Enigmatic Bid And Cryptic Answers Make It Appear Shenanigans Are Afoot With $6 Million

Packard 1

Pandemonium erupted in Detroit media last night and today when it was announced that a doctor from suburban Houston named Jill Van Horn was the top bidder for the abandoned Packard plant on Detroit’s east side with a winning bid of $6 Million.

 “Never pay more for an acquisition than you have to.-Ferengi Rule of Acquisition #3

The 40 acre Packard Plant opened in 1903 and churned out the Packard luxury automobile until the plant closed in 1956.  It was replaced by smaller manufacturing businesses for the next 25 years but as more automobile suppliers relocated outside the City of Detroit. The Packard Plant became a hot spot for for artists, photographers, graffiti artists, tourists, urban spelunkers and urban adventurers from the around the globe all interested in Rust Belt Chic. Two enterprising photographers even began taking tourists on “Ruin Porn” tours.

The site is extremely dangerous. Fires break out daily as both the Detroit Police and Detroit Fire Department refuse respond to calls from the site. Steve Neavling from the Motor City Muckraker wrote about how large chunks of the abandoned Packard Plant spilled onto the road nearly striking a pedestrian and about two tourists who were carjacked.

The enigmatic bid is shrouded by cryptic answers by the people involved. According to the Detroit Free Press, someone responded via text message from her husband’s cell phone confirming the Van Horns put in an offer and refused to say anything else.

Packard 3The Free Press did reach an associate of the Van Horns named named Genevieve Lowrence who was warned by the Van Horns she may be getting calls from the news media. She told the Free Press, “I don’t know where they would get $6 million from. I know she’s an osteopath in town. That’s it.”

Call me a cynic but I’ve  been around the Detroit political scene long enough to know when something doesn’t smell right. This definitely smells like someone took a serious crap on the lap of Wayne County Treasurer Raymond Wojtowicz after eating lunch at Xochimilco’s Mexican restaurant.

Let’s be realistic. The only people buying real estate in the City of Detroit right now are the parasitic bottom feeders with deep pockets and clueless amateur investors from outside Michigan who know nothing about the region, it’s corruption or it’s real estate.  An experienced real estate investor is not going to plop down $6 million on a 40 acre industrial ruin with toxic soil in a city like Detroit that even if cleared and decontaminated is worth no more than $1.25 million.

Let’s look at the facts of this sale and you’ll understand why I am suspicious.

First, no one bid on the site at the first round of the auction last month when the minimum bidding price was $1 million. The property then went to the second round of bidding for $21,000 ($500.00 a parcel). On October 8th someone placed the minimum bid with no activity for 2 1/2 weeks. Then, three hours before the end of the auction there were over 100 bids with bidding jumping from $21,000 to $601,000. The bidding then jumped to $5.5 million in the final hour with the Van Horn’s bid of $6,038,000 coming in right after 5pm. Assistant Wayne County Treasurer David Szymanski decided to extend the sale for an additional 35 minutes. Something he did not do with other parcels.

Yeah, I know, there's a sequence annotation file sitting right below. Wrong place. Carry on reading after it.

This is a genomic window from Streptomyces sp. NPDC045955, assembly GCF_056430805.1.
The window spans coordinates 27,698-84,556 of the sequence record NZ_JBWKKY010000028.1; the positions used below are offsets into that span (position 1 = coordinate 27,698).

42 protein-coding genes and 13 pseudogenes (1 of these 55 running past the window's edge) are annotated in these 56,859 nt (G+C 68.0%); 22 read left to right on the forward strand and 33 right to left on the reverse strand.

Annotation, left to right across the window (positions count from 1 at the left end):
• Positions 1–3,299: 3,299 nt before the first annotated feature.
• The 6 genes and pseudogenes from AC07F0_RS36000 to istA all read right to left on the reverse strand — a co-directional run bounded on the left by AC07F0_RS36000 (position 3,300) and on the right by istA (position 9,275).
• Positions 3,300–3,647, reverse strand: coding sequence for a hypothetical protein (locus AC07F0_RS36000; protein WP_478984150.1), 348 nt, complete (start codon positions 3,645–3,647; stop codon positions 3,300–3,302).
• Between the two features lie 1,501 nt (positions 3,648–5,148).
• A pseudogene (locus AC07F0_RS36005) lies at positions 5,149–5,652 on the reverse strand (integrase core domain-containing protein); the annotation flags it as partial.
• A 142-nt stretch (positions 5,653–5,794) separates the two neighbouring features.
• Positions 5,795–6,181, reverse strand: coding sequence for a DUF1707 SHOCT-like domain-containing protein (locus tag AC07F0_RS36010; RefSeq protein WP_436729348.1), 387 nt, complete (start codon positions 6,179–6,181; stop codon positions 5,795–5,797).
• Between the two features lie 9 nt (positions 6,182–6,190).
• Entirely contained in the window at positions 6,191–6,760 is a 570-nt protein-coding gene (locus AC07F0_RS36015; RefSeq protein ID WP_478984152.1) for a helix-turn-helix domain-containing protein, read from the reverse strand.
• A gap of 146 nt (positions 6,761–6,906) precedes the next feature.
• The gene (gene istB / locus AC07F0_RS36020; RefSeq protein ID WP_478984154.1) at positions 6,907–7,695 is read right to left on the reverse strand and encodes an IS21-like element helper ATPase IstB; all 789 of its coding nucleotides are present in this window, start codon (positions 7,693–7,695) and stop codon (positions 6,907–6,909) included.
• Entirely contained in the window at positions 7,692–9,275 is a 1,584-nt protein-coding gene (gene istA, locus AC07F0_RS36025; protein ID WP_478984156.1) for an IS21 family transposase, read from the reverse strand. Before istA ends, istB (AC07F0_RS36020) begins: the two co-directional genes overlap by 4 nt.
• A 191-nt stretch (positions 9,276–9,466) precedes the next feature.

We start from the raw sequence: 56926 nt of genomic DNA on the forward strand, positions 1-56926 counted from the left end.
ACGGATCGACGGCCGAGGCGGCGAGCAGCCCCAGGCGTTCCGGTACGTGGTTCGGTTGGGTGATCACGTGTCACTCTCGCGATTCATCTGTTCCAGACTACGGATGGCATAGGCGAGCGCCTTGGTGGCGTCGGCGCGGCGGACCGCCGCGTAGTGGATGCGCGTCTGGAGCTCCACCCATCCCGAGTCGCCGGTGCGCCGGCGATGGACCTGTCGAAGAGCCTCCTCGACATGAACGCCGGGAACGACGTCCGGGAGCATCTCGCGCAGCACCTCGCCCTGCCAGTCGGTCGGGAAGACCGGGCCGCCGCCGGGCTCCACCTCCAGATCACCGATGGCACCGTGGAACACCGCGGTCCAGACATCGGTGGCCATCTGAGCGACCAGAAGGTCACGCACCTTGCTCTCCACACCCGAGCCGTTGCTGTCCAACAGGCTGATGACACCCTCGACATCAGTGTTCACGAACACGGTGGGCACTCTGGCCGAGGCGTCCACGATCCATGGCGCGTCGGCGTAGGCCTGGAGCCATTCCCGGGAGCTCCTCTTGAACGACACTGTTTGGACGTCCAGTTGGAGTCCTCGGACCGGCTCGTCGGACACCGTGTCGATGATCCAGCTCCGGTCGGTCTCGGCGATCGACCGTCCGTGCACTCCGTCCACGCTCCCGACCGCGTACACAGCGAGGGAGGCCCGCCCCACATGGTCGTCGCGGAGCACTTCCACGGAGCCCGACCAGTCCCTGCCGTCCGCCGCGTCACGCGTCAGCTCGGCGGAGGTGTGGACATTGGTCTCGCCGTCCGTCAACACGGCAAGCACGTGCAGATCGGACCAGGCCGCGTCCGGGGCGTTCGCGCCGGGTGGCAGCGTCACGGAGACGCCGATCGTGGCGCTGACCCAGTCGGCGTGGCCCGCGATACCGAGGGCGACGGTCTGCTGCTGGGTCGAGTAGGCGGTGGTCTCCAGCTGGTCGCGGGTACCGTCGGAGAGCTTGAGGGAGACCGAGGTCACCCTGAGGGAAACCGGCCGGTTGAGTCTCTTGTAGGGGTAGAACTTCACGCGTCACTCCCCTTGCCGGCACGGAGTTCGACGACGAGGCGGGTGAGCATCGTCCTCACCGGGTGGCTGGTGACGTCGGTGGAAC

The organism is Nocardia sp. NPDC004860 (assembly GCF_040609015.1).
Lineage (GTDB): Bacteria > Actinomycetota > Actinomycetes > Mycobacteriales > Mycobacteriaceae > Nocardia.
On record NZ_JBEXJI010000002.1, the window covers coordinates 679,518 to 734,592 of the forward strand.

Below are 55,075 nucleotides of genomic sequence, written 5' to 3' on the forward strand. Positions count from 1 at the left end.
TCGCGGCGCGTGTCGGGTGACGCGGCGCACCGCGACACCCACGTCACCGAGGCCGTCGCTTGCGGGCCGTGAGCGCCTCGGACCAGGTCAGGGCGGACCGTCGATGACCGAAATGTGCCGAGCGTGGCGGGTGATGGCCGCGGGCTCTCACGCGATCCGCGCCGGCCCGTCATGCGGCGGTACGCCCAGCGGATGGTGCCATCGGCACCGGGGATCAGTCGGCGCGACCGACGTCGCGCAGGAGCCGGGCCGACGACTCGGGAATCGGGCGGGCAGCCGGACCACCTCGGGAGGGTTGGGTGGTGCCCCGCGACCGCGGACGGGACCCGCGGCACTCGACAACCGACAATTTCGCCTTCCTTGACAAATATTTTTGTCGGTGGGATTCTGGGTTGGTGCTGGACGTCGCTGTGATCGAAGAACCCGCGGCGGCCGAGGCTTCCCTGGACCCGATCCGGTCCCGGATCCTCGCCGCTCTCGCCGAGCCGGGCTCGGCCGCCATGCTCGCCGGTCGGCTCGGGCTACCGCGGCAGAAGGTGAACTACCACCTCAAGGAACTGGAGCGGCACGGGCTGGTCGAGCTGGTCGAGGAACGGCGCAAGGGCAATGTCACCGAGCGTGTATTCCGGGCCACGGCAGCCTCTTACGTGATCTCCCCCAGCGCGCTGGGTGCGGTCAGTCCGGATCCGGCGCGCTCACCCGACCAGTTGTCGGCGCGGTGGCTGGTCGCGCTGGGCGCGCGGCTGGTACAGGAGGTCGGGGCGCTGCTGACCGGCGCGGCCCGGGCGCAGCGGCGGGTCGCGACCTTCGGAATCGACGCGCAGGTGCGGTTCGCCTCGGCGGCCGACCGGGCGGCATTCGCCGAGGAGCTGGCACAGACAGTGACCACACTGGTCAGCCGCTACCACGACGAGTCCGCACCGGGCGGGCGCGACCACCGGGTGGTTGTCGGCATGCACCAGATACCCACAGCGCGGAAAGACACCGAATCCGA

Packard 2Second, if Genevieve Lowrence’s assessment of the Van Horn’s finances is correct, there are a numerous questions that need to be asked.

How are the Van Horns coming up with $6 million? How are they going to pay the estimated $20 million in demolition costs for the rest of the buildings, clear the debris and clean 110 years of toxic contaminants from the land? The Michigan Department of Environmental Quality’s report from 1999 states there are piles 6-18 inches deep of Asbestos in the tunnels under the plant.

The Van horns better not look to Lansing for help unless they’ve reached deep in their pockets and given money the Governor Snyder’s NERD fund. With the current economic climate in Michigan, competition for grant funds from the state of Michigan to subsidize a demolition project like Packard is ferocious for the few dollars the state does have to give for demolition.

Mark Morante, senior vice president of program administration for the Michigan Economic Development Corporation, the state’s quasi-public economic development agency, told the Detroit Free Press last year that there is a demand from international companies for shovel ready industrial sites in Detroit but the Packard site is full of challenges,

“The cost of putting it back in use is so high — basically, it’s economically unfeasible. But they need new factories to be operational within 15 months. They cannot go to the Packard site and meet that deadline. It is a difficult issue, particularly when we’re trying to assist Detroit, Saginaw, Flint, Pontiac to reinvent themselves. There is a need for up-front money to get those kinds of things done.”

On top of all this, who in their right mind would pay the estimated $150,000 in taxes when the Detroit police refuse to answer calls from the property and the Detroit Fire Department refuses put out the arson fires that burn on the site on a daily basis? Because of that, what insurance company is going to issue a liability policy for a site as dangerous as the Packard?

So either the Van Horns are total idiots when it come to amateur investing or they’re a front for another entity. Either way something stinks in Detroit and it’s not coming from the Detroit Incinerator.


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